What's on Tap

What's on Tap

Burger review: Al's Burger Shack

Posted January 7, 2014

Al's Burger Shack (Image from Facebook)

— The four most renowned palates in burgiatry are gathered at the table.

They are at Al’s Burger Shack, a newly opened counter service and takeout restaurant in Chapel Hill. The interior is tiny, with seating for fewer than 10 patrons. There are picnic tables outside with propane heaters to hold back the cool night air. The burgiatrists opt for outdoor seating. It is chilly but conducive to discussions on the arcana of burger reviewing, far from the prying ears of the public—and without the risk of revealing themselves to their unwitting host.

The owner, Al, is warm and knowledgeable. The restaurant is busy, but he remembers each name and order. He prides himself on local, pasture-raised beef, local craft beers, cheeses from area creameries, and locally made (or homemade) condiments.

The Straight Beef is here to put his hamburgers to the test.

The four burgiatrists are relaxed. The celebrated experts share surprisingly—sometimes shockingly—ribald humor between erudite observations. Dr. Michael Marino is the master of condiments. Dr. Scott Blumenthal is the esteemed burger historian. Reverend Donald Corey is the fiery orator and founder of spiritual burgiatry. Chad Ward is the former international outlaw burgiatrist who joined legitimate academia. They are gods in the burgiatric world. Bad burger joints worldwide speak of them in hushed tones as The Four Horsemen of the Burgocalypse. They are The Straight Beef. It was this reporter’s privilege to join them at one of their outings to observe their methods.

The laughter dies as their names are called and their hamburgers arrive. Good humor shifts to steely-eyed analysis. As though an unseen conductor has tapped his baton on the podium, the four bow over their burgers and begin prodding, sniffing, deconstructing, and, finally, tasting.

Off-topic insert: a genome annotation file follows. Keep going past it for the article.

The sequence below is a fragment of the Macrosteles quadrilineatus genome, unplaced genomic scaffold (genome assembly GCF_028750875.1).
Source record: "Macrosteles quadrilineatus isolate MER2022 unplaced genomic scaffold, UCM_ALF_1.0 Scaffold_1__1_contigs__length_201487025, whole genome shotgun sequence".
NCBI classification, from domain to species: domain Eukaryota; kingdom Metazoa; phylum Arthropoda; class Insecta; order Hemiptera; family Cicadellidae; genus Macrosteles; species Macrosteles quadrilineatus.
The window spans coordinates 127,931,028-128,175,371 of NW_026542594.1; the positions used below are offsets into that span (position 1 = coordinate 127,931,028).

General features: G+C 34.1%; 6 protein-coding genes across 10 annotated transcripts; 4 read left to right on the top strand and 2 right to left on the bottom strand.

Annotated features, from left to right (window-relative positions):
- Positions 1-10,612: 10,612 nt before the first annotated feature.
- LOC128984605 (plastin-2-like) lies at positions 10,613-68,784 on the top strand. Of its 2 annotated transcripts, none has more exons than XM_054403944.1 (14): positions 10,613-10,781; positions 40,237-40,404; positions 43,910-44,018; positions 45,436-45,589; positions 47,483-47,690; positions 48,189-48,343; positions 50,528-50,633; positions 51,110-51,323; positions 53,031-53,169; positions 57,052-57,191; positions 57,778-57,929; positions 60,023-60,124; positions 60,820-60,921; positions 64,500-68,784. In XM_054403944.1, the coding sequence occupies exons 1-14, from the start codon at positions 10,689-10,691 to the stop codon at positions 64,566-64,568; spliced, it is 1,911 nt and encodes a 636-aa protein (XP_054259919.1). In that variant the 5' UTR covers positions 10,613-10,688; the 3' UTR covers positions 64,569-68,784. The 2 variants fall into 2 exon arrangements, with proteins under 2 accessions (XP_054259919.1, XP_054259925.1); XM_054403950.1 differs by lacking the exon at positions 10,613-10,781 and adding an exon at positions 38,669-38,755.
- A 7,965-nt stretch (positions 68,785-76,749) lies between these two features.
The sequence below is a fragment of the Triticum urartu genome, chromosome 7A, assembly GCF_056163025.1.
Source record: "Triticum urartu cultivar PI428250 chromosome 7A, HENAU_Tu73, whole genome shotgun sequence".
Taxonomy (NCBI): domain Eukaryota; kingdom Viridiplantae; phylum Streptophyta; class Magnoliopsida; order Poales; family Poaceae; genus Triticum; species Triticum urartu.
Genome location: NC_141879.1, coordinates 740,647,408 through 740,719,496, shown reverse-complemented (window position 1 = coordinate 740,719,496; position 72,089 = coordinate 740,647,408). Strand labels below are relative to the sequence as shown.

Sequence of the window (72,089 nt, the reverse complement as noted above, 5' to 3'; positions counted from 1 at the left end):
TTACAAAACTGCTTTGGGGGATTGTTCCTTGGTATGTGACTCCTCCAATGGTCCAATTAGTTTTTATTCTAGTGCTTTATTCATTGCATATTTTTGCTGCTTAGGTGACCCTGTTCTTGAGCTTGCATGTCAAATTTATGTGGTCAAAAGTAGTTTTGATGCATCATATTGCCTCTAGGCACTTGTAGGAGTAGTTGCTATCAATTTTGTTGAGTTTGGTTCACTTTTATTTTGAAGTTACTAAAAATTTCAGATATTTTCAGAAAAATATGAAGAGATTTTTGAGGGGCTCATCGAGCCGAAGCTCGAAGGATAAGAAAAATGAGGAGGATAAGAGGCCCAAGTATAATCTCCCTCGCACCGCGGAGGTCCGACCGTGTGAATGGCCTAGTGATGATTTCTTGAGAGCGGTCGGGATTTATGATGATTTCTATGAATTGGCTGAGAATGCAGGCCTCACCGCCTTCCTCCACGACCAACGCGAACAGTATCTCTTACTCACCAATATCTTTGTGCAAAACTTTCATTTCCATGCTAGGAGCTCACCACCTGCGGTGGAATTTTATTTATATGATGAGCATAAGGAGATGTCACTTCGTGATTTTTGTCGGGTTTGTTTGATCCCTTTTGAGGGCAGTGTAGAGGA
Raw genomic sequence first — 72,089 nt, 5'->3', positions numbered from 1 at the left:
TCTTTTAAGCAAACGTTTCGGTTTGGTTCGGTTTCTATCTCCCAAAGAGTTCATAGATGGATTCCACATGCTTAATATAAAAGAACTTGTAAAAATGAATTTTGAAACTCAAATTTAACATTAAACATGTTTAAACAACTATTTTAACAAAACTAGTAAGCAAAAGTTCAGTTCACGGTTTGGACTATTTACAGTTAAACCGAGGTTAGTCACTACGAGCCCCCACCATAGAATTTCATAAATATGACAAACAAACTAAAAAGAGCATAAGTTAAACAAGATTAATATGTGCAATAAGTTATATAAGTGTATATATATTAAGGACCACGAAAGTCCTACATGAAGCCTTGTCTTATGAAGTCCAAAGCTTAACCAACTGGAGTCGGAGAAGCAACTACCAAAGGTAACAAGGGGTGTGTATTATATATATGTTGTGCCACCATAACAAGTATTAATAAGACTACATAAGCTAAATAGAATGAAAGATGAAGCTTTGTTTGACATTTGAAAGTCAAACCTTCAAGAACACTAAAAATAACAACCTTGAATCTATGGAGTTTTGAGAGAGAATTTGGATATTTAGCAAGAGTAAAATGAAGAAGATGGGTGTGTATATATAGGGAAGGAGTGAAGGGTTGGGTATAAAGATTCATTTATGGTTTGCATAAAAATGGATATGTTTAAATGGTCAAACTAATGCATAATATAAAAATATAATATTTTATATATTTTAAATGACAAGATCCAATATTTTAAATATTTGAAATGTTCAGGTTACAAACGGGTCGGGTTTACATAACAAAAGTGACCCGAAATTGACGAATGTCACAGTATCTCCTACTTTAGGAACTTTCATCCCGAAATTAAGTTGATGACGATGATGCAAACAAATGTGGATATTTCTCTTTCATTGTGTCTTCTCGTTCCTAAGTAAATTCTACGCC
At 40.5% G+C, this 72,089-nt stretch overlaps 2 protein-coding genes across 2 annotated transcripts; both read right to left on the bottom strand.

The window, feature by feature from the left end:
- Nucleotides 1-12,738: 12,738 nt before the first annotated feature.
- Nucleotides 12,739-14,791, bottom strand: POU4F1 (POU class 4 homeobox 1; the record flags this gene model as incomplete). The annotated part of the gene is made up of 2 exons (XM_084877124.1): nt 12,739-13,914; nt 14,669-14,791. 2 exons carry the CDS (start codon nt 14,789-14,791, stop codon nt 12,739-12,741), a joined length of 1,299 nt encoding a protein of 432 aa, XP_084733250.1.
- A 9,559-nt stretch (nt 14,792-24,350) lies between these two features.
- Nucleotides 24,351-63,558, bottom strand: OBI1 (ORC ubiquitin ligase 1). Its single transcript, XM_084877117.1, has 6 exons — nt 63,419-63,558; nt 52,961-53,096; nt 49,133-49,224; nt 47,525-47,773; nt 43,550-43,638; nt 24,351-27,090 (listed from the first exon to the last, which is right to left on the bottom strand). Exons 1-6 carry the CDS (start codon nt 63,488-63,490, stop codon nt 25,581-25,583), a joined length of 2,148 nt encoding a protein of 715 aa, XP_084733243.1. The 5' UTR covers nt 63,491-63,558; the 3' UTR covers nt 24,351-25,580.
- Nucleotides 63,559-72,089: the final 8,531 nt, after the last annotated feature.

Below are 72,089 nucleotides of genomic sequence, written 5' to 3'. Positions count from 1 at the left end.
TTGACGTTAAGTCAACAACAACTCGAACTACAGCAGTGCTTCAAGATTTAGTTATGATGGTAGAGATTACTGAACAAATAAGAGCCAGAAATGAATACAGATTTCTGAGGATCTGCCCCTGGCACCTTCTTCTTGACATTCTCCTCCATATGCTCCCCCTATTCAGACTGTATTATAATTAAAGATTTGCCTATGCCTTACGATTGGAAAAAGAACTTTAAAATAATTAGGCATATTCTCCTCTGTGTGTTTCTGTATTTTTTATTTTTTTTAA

Mr. Ward and Dr. Marino lock eyes in a moment of surprise, chewing slowly. Dr. Blumenthal, enjoying his crinkle-cut fries with sea salt and rosemary before committing to his main course, notes his colleagues’ reaction and makes a more careful observation of his patty. Reverend Corey’s eyes are hooded, giving nothing away. One senses that he is skeptical, cynical, not ready to bestow honor before giving it deep thought.

“This is a perfectly cooked hamburger,” says Mr. Ward. Dr. Marino nods. “The first bite is exceptional,” he says.

The burgiatrists examine the interior of the patty. “Textbook,” says Dr. Marino. “I would use this to show my students what a flawless medium to medium rare burger looked like.”

Dr. Blumenthal takes his first bite and sits bolt upright, all outward movement stilled, his exterior awareness shutting down so that he can properly focus on his burger. “Wow,” he whispers. “Just wow.” He takes another bite, and then another. “This is a very good hamburger. An excellent hamburger.”

Reverend Corey does not bend. “It’s good. It’s very good. It may even be great. But there are…flaws.”

This is where the years of experience, the hours of trial and error, the thousands of experiments come into play as the members of the Straight Beef note their initial impressions and consult their internal grading scale. A good hamburger is easy to score. A great hamburger is trickier, but nothing to world-class burgiatrists such as these. Only when one encounters a truly exceptional hamburger do the fine gradations—and their associated agonies—come into play.